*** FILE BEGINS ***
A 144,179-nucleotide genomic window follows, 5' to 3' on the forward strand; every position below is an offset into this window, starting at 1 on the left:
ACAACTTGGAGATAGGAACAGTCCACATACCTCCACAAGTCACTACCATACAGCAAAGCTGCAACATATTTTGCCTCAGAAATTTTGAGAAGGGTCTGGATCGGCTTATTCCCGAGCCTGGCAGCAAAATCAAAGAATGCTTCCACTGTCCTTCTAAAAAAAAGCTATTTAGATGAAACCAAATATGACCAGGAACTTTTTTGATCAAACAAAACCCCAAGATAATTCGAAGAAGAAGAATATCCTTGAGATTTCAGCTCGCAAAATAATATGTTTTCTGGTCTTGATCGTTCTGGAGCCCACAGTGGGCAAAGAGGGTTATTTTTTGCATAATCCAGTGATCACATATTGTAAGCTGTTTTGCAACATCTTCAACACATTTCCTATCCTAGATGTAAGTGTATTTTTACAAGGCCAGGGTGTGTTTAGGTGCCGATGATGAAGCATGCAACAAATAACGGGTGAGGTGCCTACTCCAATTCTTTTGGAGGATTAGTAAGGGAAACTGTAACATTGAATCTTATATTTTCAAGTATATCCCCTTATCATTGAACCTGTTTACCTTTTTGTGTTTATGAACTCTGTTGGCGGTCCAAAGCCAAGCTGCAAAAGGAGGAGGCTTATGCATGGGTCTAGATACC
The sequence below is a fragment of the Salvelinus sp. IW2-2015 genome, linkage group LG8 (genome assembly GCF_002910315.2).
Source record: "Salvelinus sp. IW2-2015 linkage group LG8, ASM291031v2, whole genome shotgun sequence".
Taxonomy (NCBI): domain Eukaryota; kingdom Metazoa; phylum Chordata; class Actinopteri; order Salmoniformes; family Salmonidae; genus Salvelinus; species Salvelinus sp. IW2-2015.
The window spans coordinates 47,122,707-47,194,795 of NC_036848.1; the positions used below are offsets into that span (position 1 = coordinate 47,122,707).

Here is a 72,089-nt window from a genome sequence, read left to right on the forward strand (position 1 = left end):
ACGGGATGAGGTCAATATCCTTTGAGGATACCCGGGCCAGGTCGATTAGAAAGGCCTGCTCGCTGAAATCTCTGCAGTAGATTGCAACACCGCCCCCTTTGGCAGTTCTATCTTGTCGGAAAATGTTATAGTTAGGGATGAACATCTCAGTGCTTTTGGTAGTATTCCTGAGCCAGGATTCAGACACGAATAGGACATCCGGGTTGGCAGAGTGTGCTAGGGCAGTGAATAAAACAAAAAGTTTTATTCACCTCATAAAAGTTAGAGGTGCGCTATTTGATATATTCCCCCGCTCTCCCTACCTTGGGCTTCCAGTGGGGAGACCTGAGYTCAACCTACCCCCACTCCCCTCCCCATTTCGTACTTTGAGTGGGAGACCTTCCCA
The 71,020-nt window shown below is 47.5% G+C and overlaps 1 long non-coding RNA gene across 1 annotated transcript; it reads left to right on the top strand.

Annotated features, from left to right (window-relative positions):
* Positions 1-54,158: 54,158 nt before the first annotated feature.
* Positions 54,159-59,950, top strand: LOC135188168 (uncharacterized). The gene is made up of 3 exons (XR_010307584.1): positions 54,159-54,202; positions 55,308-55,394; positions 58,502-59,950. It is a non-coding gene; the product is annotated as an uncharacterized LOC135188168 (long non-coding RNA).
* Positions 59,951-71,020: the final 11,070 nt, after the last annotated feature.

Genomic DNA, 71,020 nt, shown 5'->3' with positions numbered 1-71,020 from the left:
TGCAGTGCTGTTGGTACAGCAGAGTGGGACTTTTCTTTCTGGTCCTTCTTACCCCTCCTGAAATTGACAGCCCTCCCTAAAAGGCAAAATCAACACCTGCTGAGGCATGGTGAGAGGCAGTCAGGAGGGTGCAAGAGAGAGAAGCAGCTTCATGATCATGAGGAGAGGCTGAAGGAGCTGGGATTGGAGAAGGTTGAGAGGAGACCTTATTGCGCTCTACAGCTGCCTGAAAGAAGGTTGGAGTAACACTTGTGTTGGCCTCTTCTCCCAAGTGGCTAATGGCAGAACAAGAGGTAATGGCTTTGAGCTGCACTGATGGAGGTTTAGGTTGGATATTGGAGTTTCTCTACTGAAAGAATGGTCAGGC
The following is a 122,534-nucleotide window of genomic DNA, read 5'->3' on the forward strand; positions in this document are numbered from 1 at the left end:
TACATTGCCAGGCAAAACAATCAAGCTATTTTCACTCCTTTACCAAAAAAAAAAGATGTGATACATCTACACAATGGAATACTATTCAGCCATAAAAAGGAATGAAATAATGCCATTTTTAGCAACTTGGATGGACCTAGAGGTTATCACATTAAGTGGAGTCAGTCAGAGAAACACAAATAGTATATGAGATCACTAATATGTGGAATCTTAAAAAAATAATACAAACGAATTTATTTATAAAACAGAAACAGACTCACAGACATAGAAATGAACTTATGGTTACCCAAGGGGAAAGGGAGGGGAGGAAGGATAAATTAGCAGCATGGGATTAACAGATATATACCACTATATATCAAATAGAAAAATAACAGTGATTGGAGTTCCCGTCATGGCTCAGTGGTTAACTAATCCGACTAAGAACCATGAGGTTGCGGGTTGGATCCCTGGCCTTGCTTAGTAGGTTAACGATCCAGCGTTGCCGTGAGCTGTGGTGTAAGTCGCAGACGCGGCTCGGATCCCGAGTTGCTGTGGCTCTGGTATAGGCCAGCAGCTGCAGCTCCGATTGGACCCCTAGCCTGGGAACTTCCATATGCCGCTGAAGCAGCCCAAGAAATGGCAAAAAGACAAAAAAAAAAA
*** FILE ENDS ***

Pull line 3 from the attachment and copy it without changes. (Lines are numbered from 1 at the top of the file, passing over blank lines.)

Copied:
The sequence below is a fragment of the Salvelinus sp. IW2-2015 genome, linkage group LG8 (genome assembly GCF_002910315.2).